Today’s vote could change Virginia’s General Assembly

The votes by Virginians this Tuesday are being watched by political analysts and pundits around the country.

The local elections of 2019 can decide control of the state government or it can signal that problems of Gov. Ralph Northam and his fellow Democrats have suffered one scandal too many.

If control the General Assembly in Richmond goes Democratic, it will be heralded as another nail in the coffin of the Republican Party and its embattled president: Donald John Trump.

Such elections, which do not include the governor or other statewide races, generally suffer draw fewer voters than normal but both parties are trying to rally support within their ranks. The GOP controls the state Senate 20-19 and the House 51-48 with one vacancy in each chamber. Democrats gained a lot of seats in the last elections for the General Assembly and have hopes that the trend will continue this year.

GOP delegate Nick Rush, who represents much of Floyd County, tried scare tactics last weekend at the party’s pre-election rally, telling attendees that Democrats wanted to give convicted felons the right to vote while they were still in prison. As with most scare-tactic stunts before an election, Rush substituted hyperbole for facts. Proposals from both Democrats and Republicans have tried to allow convicted felons who have served their time without problems to have their rights restored.

Virginia is one of just three states left who place a lifetime ban on voting rights for felons convicted of a felony.  A proposal to lift that ban for those who have served their time and meet other qualifications failed in the Senate Committee on Privileges and Elections this past January. Another proposal, by GOP Sen Emmett Hanger of Augusta, to automatically restore the voting rights of felons who have completed their sentences and have made all restitutions,  is still awaiting hearings before the committee.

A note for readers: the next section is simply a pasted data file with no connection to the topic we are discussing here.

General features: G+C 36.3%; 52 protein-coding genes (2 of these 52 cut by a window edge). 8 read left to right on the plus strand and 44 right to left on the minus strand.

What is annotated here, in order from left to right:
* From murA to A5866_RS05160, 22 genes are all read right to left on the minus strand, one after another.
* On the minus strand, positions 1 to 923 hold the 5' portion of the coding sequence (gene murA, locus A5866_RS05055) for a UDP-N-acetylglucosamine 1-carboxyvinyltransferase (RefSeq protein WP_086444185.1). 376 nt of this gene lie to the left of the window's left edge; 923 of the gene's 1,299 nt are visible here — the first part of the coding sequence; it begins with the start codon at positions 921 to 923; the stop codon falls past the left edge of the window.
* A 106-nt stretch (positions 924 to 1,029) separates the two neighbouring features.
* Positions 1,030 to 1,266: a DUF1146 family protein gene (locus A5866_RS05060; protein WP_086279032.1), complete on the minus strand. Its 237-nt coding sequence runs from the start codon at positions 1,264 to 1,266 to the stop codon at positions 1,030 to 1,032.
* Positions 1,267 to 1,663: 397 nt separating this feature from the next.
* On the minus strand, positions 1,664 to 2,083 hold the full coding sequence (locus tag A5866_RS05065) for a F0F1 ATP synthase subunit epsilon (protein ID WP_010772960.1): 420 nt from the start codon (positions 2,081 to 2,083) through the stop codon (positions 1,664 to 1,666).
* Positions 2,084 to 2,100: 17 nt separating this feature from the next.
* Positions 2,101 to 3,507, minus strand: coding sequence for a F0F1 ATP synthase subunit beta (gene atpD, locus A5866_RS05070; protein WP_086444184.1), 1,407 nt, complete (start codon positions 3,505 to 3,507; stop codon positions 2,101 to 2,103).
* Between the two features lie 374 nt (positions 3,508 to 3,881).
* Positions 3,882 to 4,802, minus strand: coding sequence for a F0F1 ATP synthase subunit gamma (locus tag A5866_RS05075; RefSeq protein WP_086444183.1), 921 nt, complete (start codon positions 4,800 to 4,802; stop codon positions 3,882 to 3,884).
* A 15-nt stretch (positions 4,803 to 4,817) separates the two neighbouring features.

A search of the General Assembly database found no legislation seeking to give prisoners the right to vote in Virginia while still incarcerated.

But Rush stoked the fires last week with his claim that prisoners in jails and prisons could be voting for Commonwealth’s Attorneys and Sheriffs throughout the state.

When Rush asked who in the crowd had heard of such legislation, only a couple held up their hands. Rush’s response? “You need to spend more time watching FoxNews.”

Fox, a right-wing partisan “news” channel, is called Faux News by professional journalists and often spreads fake propaganda as “news.”

Sadly, Rush is not alone in using such tactics in politics today. Fact-checking services have found more than 13,000 outright lies by the current president of the United States in his first three years in office. Other elected officials — both Republican and Democrats — have been caught stretching the truth.

Edelman, a marketing communications firm, found in a new study that “only a third of Americans trust their government ‘to do what is right’ — a decline of 14 percentage points from last year.”

The company adds that it has been surveying people around the world about trust for nearly 20 years and “has never recorded such steep drops in trust in the United States.”

Notes an article in The Atlantic:

“In God We Trust,” goes the motto of the United States. In God, and apparently little else.

 

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